28Apr 28 April, 2017. Friday, Week 2 of Easter

Saint Peter Chanel, priest and martyr

1st Reading: Acts 5:34-42

Gamaliel wisely advises his colleagues not to condemn the apostles

But a Pharisee in the council named Gamaliel, a teacher of the law, respected by all the people, stood up and ordered the men to be put outside for a short time. Then he said to them, “Fellow Israelites, consider carefully what you propose to do to these men. For some time ago Theudas rose up, claiming to be somebody, and a number of men, about four hundred, joined him; but he was killed, and all who followed him were dispersed and disappeared. After him Judas the Galilean rose up at the time of the census and got people to follow him; he also perished, and all who followed him were scattered. So in the present case, I tell you, keep away from these men and let them alone; because if this plan or this undertaking is of human origin, it will fail; but if it is of God, you will not be able to overthrow them, in that case you may even be found fighting against God!”

They were convinced by him, and when the had called in the apostles, they had them flogged. Then they ordered them not to speak in the name of Jesus, and let them go. As they left the council, they rejoiced that they were considered worthy to suffer dishonour for the sake of the name. And every day in the temple and at home they did not cease to teach and proclaim Jesus as the Messiah.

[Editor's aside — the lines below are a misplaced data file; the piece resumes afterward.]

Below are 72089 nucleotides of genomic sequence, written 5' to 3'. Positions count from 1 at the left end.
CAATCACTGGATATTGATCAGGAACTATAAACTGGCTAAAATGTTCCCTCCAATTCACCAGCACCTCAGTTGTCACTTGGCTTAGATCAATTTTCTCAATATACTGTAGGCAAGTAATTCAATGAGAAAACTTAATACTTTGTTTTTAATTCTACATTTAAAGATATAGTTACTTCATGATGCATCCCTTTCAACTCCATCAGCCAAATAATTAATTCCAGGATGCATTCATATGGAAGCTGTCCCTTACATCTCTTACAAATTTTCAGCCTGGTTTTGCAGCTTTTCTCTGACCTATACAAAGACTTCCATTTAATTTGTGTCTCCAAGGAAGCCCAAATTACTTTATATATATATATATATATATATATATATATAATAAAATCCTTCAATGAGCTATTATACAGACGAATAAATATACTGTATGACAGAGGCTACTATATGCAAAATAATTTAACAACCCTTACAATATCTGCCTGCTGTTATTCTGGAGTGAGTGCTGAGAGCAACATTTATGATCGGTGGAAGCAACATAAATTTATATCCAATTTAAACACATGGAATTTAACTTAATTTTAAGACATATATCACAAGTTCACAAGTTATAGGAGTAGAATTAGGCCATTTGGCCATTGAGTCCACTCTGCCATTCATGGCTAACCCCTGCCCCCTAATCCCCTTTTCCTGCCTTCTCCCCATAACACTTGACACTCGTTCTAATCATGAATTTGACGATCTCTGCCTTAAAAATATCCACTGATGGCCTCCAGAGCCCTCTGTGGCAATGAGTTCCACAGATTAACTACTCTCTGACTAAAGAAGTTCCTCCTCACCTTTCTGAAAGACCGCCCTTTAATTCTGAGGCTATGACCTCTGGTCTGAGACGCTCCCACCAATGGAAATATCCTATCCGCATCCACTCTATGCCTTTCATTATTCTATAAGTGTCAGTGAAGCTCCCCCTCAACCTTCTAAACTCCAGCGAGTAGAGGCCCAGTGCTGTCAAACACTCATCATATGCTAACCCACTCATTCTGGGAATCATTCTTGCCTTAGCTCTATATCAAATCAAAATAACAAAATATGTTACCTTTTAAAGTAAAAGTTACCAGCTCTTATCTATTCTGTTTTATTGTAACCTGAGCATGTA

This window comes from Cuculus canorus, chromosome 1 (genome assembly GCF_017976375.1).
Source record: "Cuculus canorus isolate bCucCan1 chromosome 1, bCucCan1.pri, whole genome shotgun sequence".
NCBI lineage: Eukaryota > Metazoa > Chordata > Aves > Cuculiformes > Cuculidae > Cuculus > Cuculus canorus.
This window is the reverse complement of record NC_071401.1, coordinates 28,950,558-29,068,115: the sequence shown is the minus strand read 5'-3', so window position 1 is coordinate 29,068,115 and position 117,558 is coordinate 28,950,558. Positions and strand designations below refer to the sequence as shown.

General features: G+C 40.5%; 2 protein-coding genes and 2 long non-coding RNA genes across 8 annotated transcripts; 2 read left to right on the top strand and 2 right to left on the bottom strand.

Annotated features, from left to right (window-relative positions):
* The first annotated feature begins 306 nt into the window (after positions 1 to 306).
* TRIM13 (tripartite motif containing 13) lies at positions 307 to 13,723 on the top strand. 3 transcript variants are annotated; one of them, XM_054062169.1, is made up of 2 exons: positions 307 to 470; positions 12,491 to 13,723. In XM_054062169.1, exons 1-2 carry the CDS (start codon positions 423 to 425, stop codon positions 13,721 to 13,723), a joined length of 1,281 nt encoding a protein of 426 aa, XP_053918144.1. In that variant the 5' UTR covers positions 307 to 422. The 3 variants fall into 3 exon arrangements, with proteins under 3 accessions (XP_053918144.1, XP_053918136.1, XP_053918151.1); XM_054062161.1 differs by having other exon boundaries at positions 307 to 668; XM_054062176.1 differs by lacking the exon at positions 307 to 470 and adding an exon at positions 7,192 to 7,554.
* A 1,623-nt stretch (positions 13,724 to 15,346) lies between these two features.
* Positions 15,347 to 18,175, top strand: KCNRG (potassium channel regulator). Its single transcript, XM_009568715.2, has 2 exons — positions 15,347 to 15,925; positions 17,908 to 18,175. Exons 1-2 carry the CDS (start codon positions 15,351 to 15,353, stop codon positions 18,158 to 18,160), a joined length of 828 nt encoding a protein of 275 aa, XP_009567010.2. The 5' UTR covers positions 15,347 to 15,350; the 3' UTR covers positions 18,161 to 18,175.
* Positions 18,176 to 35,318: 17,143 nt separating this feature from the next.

Gospel: John 6:1-15

Multiplication of loaves and fishes. But Jesus won’t let himself be made king

After this Jesus went to the other side of the Sea of Galilee, also called the Sea of Tiberias. A large crowd kept following him, because they saw the signs that he was doing for the sick. Jesus went up the mountain and sat down there with his disciples. Now the Passover, the festival of the Jews, was near.

When he looked up and saw a large crowd coming toward him, Jesus said to Philip, “Where are we to buy bread for these people to eat?” He said this to test him, for he himself knew what he was going to do. Philip answered him, “Six months” wages would not buy enough bread for each of them to get a little.” One of his disciples, Andrew, Simon Peter’s brother, said to him, “There is a boy here who has five barley loaves and two fish. But what are they among so many people?” Jesus said, “Make the people sit down.” Now there was a great deal of grass in the place; so they sat down, about five thousand in all. Then Jesus took the loaves, and when he had given thanks, he distributed them to those who were seated; so also the fish, as much as they wanted. When they were satisfied, he told his disciples, “Gather up the fragments left over, so that nothing may be lost.” So they gathered them up, and from the fragments of the five barley loaves, left by those who had eaten, they filled twelve baskets. When the people saw the sign that he had done, they began to say, “This is indeed the prophet who is to come into the world.”

When Jesus realized that they were about to come and take him by force to make him king, he withdrew again to the mountain by himself.

Bible

Knowing our motives